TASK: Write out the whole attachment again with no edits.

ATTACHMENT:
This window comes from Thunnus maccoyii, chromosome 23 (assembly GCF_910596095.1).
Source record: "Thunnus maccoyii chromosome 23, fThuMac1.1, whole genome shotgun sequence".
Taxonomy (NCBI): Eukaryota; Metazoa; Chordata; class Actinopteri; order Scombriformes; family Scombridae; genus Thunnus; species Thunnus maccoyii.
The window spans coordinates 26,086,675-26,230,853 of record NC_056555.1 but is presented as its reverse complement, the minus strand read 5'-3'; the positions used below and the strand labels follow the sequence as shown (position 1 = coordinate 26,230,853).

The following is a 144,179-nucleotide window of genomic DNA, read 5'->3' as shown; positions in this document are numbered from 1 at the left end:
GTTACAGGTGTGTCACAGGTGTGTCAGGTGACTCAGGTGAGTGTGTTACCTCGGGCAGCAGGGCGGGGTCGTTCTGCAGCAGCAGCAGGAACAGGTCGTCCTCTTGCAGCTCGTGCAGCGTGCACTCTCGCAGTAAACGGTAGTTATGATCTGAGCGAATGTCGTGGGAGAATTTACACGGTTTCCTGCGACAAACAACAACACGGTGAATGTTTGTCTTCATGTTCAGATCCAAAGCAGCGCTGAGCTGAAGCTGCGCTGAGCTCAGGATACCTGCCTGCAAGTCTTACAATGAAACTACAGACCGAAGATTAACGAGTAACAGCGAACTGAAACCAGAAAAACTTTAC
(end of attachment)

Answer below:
This window comes from Thunnus maccoyii, chromosome 23 (assembly GCF_910596095.1).
Source record: "Thunnus maccoyii chromosome 23, fThuMac1.1, whole genome shotgun sequence".
Taxonomy (NCBI): Eukaryota; Metazoa; Chordata; class Actinopteri; order Scombriformes; family Scombridae; genus Thunnus; species Thunnus maccoyii.
The window spans coordinates 26,086,675-26,230,853 of record NC_056555.1 but is presented as its reverse complement, the minus strand read 5'-3'; the positions used below and the strand labels follow the sequence as shown (position 1 = coordinate 26,230,853).

The following is a 144,179-nucleotide window of genomic DNA, read 5'->3' as shown; positions in this document are numbered from 1 at the left end:
GTTACAGGTGTGTCACAGGTGTGTCAGGTGACTCAGGTGAGTGTGTTACCTCGGGCAGCAGGGCGGGGTCGTTCTGCAGCAGCAGCAGGAACAGGTCGTCCTCTTGCAGCTCGTGCAGCGTGCACTCTCGCAGTAAACGGTAGTTATGATCTGAGCGAATGTCGTGGGAGAATTTACACGGTTTCCTGCGACAAACAACAACACGGTGAATGTTTGTCTTCATGTTCAGATCCAAAGCAGCGCTGAGCTGAAGCTGCGCTGAGCTCAGGATACCTGCCTGCAAGTCTTACAATGAAACTACAGACCGAAGATTAACGAGTAACAGCGAACTGAAACCAGAAAAACTTTAC